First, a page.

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Resilience is critical to the success of teams and individuals. While we usually think of resilience as a personal trait that someone has or doesn't have, resilience is also a team trait. In the context of teams, resilience can be developed and shaped by managers. By proactively helping your team build resilience, you will benefit from more engaged and productive employees and better short- and long-term results – especially in the age of COVID-19.
What resilient teams look like
Resilience is the ability and motivation to overcome adversity. The American Psychological Association defines it as "the process of adapting to adversity, trauma, tragedy, threat, or significant sources of stress".
Harvard Business Review shared a resilience study that examined thousands of teams in sports and other industries to identify the characteristics that resilient teams had in common. The study found four characteristics common to all resilient teams:
The belief that the team can do tasks effectively together. An accurate and shared understanding of roles and a shared model of teamwork. An ability to improvise a sense of confidence and a sense of security
In addition to these common characteristics, optimism, a supportive and encouraging culture, and shared values and goals are other characteristics that resilient teams have in common. Also, resilient teams generally have clear goals, strong connections, and a can-do attitude. After all, they are well aligned with the needs of internal and external stakeholders and, most importantly, get things done.
Steps to build team stability
In the course of business, all teams face setbacks and challenges. Whether it is organizational changes, demanding customers, urgent deadlines or the many unforeseen obstacles, all teams will be under stress and exposed to adverse circumstances.
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Resilient teams not only overcome obstacles, they also understand that setbacks can be beneficial. Sometimes failure provides essential feedback and strengthens a team's ability to recover, which is vital for strong teams.
This ability to grow from challenges and the other benefits of a resilient team makes it imperative for leaders to proactively develop their team's resilience. Here are some practical ways to promote resilience.
1. Be an ally
Trust and security are important components of resilient teams. A first step in building trust and security is building healthy relationships among team members. Leaders should set the tone for building strong and supportive relationships by being an ally of all team members.
Being an ally of your team members doesn't mean you can't give critical feedback or have high expectations. Instead, it means actively working to support employees through struggles, regularly providing positive feedback to offset negative feedback, and building meaningful self-esteem in all employees.
Related Topics: 10 Successful Leaders Share How They Developed The Resilience To Cope With The Most Difficult Times
Being an ally not only helps build trust among team members, it also models the encouraging and supportive atmosphere that all team members are designed to create.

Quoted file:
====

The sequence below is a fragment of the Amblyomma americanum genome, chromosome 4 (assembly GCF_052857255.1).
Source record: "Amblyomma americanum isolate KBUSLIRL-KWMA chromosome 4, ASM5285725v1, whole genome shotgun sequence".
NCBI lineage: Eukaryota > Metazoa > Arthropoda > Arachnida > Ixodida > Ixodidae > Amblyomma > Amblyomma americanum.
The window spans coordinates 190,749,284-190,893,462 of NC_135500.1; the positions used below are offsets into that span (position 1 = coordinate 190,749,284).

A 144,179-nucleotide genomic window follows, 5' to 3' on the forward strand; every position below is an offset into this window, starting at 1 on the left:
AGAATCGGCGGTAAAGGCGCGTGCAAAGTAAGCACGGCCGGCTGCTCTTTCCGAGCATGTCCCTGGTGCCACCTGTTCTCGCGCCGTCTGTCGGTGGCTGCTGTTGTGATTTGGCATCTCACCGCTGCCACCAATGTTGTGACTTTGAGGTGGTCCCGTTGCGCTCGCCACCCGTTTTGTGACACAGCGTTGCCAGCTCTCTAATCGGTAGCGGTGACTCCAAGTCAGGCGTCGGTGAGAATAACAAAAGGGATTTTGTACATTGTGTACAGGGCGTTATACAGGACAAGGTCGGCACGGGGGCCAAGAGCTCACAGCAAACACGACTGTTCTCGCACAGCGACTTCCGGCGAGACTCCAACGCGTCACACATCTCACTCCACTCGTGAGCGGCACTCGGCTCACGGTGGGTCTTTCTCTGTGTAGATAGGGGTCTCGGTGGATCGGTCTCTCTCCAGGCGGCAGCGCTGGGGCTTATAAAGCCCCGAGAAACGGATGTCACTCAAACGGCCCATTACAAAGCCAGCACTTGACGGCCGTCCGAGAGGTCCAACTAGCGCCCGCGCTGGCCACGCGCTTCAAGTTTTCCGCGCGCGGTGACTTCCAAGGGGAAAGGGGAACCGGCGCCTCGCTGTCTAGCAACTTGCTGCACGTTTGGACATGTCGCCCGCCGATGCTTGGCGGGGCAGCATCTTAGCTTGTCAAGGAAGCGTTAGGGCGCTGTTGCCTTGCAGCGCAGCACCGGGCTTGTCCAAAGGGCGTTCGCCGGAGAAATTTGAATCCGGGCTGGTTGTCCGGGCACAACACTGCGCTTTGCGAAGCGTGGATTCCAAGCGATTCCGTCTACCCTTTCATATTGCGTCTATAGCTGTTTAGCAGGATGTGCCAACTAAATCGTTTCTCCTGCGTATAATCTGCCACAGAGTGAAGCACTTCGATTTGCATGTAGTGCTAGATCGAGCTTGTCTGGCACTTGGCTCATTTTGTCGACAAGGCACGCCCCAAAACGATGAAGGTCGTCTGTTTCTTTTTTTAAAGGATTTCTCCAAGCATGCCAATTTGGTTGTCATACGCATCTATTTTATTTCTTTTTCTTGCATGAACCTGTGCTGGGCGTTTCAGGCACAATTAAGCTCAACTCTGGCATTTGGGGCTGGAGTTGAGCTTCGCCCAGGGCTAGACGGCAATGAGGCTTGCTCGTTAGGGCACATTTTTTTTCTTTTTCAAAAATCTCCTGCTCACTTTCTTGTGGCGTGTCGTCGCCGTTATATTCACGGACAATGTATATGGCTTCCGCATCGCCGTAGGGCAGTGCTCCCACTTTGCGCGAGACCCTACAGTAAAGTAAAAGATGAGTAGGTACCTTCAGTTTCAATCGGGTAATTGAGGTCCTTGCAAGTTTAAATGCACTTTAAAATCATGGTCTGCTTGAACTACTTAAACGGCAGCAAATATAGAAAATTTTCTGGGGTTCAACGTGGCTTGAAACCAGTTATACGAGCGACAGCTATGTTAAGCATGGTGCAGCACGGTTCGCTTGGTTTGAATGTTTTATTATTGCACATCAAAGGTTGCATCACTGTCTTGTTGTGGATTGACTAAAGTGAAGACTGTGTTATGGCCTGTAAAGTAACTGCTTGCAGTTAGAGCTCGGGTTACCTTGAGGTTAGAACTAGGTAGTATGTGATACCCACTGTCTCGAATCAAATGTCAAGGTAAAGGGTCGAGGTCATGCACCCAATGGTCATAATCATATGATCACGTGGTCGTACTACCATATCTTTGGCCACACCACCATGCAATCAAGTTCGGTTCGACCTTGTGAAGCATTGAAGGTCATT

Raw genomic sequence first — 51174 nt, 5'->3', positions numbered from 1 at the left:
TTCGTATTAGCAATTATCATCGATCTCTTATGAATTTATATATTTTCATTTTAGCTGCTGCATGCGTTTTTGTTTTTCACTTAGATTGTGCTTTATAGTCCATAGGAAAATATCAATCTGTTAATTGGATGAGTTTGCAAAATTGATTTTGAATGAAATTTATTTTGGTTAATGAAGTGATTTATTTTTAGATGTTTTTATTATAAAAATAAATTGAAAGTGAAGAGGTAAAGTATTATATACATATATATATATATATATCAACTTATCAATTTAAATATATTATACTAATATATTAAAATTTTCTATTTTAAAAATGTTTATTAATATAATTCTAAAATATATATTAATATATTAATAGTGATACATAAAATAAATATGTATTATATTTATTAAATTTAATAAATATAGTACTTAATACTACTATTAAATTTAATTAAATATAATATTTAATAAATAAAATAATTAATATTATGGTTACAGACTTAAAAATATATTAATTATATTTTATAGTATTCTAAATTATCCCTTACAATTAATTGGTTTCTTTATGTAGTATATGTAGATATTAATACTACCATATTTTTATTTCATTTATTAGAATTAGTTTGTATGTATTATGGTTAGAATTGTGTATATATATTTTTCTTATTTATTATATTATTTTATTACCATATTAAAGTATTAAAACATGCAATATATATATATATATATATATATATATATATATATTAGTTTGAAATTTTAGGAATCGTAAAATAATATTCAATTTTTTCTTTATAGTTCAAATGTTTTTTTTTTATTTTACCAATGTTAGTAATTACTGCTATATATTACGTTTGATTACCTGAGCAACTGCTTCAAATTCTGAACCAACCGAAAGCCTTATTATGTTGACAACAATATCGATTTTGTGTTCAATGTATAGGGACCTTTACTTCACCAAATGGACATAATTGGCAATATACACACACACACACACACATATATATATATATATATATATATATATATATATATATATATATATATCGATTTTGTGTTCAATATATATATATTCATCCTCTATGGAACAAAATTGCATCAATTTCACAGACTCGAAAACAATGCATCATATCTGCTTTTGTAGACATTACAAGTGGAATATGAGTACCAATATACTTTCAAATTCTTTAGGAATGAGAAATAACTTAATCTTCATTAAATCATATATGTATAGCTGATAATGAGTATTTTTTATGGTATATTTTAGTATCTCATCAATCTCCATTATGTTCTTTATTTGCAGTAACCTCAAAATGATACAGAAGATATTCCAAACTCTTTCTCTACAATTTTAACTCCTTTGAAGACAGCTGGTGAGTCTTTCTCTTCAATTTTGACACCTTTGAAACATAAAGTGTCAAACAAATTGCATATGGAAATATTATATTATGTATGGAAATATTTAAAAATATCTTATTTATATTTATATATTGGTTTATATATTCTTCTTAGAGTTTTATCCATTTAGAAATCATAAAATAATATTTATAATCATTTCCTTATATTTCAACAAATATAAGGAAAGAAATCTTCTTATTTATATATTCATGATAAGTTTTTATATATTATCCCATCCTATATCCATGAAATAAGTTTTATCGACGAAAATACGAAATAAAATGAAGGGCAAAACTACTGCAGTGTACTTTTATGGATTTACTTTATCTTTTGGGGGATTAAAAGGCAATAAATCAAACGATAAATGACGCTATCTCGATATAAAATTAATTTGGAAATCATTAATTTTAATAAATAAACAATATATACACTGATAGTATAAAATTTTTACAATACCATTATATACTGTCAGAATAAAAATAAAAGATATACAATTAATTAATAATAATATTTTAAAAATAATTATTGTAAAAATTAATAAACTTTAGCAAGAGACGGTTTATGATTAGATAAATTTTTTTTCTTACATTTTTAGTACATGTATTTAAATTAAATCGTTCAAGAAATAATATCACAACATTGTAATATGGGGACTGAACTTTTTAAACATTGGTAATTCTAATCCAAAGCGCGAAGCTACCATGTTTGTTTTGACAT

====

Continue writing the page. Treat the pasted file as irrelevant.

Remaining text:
2. Be purpose-driven
Employees are more engaged when they connect with what they do and see the impact of their efforts. You want your team to have clear goals and work together to achieve the team goals. You can achieve this by being a purposeful leader.
Being a purposeful leader means regularly reminding your team of why they're doing what they're doing and finding ways to connect it to its purpose. Be creative when it comes to keeping yourself and your team focused by posting signs in all work areas, visiting clients, or regularly traveling to construction sites. Just make sure that your bigger purpose is always at the center of your activities.
3. Set clear goals and benchmarks for your team
One key to your resilience is knowing what you are working towards. Teams with clear goals are better able to overcome adversity and work towards these goals. Your team should clearly understand the long-term and short-term goals. Avoid the mistake of assuming everyone knows the goals by taking the time to explicitly share goals and making sure that all team members understand and align with them.
4. Build a culture of mutual trust
Teams in which employees feel safe and trust each other are more resilient. While natural team dynamics can build some level of trust, you shouldn't assume that a culture of trust will naturally develop on its own. Instead, take action to create a culture of respect, inclusivity, and trust.
Related Topics: Building Resilience: The Right Way to Overcome Adversity
Some ways to build trust include highlighting the different roles of each team member, identifying the contributions each team member is making, allowing periods of group reflection to identify successes and failures, and promoting honest communication. Teams that value each member's unique gifts, celebrate victories, and speak honestly but respectfully about things that went wrong are well on their way to building a culture of mutual trust.
Resilient teams achieve better results and can overcome the inevitable ups and downs that all teams experience. Regardless of your definition of success, a resilient and authentic team will help you. While some people are more resilient than others, leaders can shape and develop the resilience of teams. Don't wait for the next setback or challenge to improve your team's resilience. Instead, be proactive in making your team stronger and more resilient.
Related: 8 Ways Successful People Have Mastered Resilience